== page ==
Shares of wholesale club operator BJ's Wholesale Club
BJ's, which currently operates 150 warehouse clubs and 78 gas stations in the eastern U.S., has a smaller presence (in terms of store count) than do key peers Costco
The top-line figures bear this out best. Full-year net sales rose 15% to $6.58 billion, helped by same-store sales growth of nearly 8%. Revenue from membership fees also improved -- but by a slower rate, perhaps suggesting that existing shoppers were more loyal in fiscal 2004.
Moving down the income statement, however, things aren't as pretty. Cost of goods sold as a proportion of net sales (which excludes membership fees) fell year over year, but improved gross margins couldn't power higher net profit. SG&A expense increased and operating income fell. In the end, net income fell some 20% -- slightly more if accounting changes made during 2003 are taken into account -- to $104 million. That figure looks better if post-tax gains connected with certain lease liabilities are removed from both fiscal years.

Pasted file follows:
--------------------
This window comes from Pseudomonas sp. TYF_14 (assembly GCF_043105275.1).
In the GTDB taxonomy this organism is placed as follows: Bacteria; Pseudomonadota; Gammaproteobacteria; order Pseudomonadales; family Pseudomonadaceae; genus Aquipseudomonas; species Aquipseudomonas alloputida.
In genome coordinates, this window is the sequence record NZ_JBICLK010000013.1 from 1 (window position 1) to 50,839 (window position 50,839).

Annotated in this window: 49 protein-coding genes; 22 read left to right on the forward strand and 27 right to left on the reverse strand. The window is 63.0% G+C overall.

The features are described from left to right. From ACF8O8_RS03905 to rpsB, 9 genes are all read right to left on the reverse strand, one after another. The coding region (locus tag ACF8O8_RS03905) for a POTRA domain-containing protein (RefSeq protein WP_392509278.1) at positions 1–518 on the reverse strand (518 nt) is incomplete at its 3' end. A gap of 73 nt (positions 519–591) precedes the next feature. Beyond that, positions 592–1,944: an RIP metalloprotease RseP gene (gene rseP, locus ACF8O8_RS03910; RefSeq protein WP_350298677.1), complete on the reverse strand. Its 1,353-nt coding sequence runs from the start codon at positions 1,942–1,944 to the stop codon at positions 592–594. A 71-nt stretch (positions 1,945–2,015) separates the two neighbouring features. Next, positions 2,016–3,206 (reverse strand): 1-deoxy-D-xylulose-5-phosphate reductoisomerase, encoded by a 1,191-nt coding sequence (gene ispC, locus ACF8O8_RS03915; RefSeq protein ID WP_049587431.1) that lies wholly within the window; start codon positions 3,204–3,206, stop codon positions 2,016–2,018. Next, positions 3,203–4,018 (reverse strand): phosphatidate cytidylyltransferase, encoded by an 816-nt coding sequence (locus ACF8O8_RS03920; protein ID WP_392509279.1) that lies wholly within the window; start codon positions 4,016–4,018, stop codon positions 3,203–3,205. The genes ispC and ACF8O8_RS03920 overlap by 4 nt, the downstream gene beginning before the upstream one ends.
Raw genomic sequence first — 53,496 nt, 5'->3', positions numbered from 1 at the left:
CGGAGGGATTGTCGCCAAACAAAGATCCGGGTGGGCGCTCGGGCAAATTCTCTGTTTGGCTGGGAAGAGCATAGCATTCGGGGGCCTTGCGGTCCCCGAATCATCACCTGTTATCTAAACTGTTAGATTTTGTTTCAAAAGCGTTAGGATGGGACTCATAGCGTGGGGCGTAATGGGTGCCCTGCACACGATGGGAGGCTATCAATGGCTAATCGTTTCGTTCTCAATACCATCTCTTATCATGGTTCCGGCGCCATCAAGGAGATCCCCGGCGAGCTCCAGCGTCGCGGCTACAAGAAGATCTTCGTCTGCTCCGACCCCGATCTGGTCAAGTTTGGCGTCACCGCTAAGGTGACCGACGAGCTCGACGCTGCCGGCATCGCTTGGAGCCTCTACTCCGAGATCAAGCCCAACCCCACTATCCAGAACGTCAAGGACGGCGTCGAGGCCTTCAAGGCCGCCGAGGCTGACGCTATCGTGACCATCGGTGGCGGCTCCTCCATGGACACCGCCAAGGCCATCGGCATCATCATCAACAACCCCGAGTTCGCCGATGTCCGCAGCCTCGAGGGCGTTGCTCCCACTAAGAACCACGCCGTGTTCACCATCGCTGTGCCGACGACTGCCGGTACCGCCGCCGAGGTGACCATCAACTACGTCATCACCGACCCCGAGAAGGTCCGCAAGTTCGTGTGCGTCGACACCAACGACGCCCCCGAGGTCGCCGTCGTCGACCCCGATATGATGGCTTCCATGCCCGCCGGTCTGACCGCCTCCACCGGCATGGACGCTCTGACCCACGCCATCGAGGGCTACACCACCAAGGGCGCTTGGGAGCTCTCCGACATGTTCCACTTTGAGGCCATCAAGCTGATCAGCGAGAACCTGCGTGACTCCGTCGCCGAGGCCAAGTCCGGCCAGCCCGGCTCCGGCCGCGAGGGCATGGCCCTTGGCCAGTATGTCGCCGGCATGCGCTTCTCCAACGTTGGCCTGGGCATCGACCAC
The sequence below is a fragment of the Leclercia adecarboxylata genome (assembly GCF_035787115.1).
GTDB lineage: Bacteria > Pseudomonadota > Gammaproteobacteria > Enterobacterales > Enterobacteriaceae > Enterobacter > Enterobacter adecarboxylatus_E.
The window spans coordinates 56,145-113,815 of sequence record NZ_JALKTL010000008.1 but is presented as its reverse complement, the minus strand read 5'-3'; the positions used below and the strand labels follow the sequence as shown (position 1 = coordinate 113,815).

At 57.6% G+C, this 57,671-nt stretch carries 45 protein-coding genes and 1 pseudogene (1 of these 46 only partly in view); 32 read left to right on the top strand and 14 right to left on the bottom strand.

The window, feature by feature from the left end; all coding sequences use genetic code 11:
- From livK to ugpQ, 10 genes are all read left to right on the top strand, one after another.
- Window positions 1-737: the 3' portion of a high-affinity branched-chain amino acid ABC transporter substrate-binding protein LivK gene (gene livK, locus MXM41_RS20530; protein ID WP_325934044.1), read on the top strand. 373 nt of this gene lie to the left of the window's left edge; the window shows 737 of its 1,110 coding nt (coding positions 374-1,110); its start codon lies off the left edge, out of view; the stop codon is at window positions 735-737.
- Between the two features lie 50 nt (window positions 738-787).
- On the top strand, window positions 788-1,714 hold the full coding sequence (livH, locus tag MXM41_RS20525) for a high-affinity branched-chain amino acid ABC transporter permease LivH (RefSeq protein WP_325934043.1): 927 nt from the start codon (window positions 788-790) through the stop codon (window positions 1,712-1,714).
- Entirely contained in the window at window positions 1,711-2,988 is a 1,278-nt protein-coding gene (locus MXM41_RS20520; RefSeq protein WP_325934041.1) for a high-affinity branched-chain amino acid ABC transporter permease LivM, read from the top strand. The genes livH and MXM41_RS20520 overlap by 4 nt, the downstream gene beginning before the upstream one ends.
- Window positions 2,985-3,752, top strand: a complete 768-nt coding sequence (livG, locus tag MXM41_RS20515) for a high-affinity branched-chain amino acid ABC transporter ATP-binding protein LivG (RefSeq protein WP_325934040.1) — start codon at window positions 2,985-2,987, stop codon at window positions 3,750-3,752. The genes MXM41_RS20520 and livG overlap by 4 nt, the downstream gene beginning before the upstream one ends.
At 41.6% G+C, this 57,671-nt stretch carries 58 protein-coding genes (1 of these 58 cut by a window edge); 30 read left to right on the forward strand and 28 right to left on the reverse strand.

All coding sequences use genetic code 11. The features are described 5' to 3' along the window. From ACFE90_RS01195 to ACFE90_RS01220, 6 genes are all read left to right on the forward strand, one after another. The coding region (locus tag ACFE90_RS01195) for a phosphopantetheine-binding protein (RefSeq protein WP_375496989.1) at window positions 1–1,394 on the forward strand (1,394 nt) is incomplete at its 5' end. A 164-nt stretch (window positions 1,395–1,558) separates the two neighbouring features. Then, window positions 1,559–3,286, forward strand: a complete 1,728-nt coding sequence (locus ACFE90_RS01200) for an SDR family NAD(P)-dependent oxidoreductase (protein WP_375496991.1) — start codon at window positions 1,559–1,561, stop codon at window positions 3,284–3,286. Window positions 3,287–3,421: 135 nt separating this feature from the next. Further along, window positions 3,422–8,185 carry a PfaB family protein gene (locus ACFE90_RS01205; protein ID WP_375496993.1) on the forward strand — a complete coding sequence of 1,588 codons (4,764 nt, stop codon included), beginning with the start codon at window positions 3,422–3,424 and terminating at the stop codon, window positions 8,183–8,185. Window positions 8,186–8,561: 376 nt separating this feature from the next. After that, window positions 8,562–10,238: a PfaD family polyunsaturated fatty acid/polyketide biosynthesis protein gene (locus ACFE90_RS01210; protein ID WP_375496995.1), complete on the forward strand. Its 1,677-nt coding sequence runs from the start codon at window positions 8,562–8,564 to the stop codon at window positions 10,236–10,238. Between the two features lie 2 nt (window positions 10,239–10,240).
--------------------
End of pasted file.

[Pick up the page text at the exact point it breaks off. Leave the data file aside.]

There is more good news, however. Cash from operations came in well ahead of reported net income, and BJ's did generate more free cash flow than it did last year even as net income fell and capital expenditures rose. Same-store sales were up nearly 8% in February, and management is projecting a return to net income growth this year.
All this has helped BJ's shares outpace the S&P 500 -- not to mention Wal-Mart and Costco -- over the last 12 months, indicating that investors are standing behind the company's efforts to compete with the "big boys."
Talk about the battle for wholesale customers in our BJ's Wholesale Club discussion board.
Fool contributor Dave Marino-Nachison doesn't own any of the companies in this article. He can be reached via email.